The 25,000 square foot shop offers services from accessory installation to paintless dent repair, auto detailing, express oil changes, nitrous installation and window tinting.

Churchill’s desire to keep potential dollars spent on aftermarket accessories in their store instead of their competitors sparked the opening of Frank Kent’s Pit Stop. “We really started thinking about the accessory industry in 2000. Dealers weren’t quite tuned into the accessory market, so we wanted to capitalize on that,” said Churchill. So, they started their own accessory store. “We saw that there were a lot of independent companies out there that were making money by adding accessories to vehicles that we had sold.”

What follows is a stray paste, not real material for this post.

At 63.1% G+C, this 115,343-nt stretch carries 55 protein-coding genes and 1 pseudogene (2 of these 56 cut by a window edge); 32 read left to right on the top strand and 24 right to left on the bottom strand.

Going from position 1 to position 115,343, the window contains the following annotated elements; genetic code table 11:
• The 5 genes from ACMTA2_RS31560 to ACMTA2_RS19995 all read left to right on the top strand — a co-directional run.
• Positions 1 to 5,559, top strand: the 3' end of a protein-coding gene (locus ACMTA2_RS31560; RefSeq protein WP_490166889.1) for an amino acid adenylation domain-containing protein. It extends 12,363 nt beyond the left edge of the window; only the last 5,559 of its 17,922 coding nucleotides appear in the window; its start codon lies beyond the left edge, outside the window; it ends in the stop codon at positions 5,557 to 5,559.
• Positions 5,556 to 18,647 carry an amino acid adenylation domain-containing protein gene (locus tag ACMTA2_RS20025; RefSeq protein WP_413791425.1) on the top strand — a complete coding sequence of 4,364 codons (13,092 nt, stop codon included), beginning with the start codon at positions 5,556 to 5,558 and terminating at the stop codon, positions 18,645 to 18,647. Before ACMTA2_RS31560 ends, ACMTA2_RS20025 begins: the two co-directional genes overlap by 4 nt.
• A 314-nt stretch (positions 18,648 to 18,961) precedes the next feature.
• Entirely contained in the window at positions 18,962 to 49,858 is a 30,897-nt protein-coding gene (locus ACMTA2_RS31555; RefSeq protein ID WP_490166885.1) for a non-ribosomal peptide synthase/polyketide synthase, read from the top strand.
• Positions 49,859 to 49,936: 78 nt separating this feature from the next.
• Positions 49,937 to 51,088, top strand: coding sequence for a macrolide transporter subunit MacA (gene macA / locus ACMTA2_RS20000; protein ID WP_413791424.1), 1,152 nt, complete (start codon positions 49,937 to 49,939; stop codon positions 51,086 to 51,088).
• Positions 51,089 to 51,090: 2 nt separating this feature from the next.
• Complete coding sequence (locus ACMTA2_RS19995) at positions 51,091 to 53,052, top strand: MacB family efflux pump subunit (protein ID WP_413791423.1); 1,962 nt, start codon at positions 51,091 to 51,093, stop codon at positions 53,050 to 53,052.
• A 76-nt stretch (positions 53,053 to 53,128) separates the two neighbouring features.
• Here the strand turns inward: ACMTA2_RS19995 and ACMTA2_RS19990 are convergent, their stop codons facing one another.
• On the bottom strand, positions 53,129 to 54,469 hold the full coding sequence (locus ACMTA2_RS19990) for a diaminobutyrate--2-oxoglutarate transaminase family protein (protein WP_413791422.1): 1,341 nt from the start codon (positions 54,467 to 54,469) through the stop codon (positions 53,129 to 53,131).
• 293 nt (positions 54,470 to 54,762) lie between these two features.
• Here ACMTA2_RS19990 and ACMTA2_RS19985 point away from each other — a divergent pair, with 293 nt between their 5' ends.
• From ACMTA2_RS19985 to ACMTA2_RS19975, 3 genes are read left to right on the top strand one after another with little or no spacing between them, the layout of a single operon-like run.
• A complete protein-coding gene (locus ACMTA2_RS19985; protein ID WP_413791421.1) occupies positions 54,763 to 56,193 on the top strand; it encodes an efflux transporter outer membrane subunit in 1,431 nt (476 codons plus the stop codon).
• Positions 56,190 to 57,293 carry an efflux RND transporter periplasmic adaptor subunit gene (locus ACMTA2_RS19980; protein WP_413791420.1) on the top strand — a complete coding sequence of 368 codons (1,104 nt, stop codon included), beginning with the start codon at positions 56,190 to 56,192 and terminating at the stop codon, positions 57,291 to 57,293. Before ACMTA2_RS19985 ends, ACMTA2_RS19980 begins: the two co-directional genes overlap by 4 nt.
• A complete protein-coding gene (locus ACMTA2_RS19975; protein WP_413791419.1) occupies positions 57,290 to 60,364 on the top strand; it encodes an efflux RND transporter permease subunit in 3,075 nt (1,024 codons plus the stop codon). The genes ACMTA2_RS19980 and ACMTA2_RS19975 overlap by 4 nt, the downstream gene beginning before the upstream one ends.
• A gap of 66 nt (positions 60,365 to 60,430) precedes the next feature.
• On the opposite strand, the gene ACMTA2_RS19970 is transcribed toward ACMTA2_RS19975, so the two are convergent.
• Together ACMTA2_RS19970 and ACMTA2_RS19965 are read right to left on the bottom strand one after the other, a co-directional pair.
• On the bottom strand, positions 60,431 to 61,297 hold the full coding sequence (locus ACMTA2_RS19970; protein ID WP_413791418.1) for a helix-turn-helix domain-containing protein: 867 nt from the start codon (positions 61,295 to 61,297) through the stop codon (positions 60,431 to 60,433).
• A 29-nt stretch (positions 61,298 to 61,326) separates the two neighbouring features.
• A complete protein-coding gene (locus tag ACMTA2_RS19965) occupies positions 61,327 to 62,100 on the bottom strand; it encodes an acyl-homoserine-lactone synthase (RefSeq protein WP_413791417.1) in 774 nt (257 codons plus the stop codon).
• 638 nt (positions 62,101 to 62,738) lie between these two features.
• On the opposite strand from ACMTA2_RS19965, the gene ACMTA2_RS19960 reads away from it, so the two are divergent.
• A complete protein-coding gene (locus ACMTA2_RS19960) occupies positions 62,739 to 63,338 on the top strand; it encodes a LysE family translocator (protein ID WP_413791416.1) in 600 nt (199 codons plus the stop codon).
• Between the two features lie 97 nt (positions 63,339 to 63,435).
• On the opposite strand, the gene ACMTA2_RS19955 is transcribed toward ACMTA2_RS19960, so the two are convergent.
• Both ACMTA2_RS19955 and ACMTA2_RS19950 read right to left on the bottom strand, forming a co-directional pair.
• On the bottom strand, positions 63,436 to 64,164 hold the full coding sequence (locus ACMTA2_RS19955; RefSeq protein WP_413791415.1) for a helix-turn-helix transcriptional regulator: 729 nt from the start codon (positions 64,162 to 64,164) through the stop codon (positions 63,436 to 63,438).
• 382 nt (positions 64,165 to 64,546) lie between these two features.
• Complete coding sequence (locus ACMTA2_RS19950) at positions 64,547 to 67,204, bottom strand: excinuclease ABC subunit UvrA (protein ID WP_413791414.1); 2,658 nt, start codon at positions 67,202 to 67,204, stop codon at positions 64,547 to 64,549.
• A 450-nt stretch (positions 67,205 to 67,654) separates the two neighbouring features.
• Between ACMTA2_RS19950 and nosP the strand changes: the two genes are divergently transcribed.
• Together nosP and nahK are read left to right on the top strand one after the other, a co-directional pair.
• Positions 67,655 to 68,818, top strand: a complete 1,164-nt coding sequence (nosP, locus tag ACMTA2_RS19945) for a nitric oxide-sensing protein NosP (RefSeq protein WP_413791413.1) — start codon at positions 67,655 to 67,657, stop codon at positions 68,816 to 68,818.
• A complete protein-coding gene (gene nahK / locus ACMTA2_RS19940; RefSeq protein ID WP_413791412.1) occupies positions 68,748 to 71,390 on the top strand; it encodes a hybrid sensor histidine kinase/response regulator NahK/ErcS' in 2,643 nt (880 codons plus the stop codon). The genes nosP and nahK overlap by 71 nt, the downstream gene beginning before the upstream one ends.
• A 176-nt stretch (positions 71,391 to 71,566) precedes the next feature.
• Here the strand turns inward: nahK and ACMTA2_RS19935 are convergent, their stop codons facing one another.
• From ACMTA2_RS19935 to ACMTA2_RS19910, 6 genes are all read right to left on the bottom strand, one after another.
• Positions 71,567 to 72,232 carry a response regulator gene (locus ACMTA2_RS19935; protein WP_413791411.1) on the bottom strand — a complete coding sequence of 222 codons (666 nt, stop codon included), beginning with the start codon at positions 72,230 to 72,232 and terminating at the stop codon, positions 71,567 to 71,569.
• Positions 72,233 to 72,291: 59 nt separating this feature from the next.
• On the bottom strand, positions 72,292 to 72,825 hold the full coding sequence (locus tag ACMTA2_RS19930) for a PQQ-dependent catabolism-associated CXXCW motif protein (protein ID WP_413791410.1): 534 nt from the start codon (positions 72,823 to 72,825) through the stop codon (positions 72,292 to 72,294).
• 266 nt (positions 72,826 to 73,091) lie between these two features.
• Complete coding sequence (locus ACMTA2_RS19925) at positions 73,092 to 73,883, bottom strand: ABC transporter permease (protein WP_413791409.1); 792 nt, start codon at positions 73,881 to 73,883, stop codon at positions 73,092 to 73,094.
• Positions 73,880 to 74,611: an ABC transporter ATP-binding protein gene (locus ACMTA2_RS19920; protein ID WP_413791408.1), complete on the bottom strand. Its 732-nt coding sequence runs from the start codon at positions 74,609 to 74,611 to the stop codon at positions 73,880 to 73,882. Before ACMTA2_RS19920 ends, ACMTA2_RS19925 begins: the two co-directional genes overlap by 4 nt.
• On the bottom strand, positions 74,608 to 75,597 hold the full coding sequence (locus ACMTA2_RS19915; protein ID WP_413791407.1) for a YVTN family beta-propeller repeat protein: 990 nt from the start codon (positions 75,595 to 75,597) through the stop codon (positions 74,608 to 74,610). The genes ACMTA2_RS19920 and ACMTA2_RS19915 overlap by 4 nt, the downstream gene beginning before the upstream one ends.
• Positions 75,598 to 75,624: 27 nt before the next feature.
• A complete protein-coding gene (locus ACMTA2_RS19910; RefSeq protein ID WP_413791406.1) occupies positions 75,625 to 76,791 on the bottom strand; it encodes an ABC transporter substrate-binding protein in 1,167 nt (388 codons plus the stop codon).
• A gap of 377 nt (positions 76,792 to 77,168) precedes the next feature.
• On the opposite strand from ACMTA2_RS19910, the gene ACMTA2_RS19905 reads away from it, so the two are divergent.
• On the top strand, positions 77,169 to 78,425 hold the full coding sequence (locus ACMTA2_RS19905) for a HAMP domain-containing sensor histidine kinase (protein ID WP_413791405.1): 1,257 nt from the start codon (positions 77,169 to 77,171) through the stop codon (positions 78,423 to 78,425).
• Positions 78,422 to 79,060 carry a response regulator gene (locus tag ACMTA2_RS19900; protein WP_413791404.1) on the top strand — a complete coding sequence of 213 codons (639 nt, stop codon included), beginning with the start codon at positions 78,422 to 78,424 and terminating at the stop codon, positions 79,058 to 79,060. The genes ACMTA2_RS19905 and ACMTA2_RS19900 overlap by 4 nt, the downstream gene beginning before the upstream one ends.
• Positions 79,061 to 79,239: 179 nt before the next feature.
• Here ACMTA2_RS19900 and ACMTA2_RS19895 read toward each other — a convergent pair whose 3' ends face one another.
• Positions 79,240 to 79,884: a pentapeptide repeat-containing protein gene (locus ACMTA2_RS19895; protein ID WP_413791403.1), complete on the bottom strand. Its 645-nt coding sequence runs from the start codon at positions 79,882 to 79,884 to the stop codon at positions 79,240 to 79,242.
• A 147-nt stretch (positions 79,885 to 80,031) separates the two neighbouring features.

Jim Spoonhower, vice president of Market Research at SEMA, stated the total industry of aftermarket accessories generated $34.28 billion in revenue in 2005, with new vehicle dealers accounting for 10.1 percent of specialty automotive products sold in the US. The annual sales for automotive aftermarket accessories increased from 7.5 percent in 2004 to 10.5 percent in 2005.

These numbers are garnering attention from dealers around the nation who are looking to boost their bottom line. Some have recognized the fact that they have a captive audience in the aftermarket accessory industry and seized it by marketing aftermarket parts for both new and used vehicles.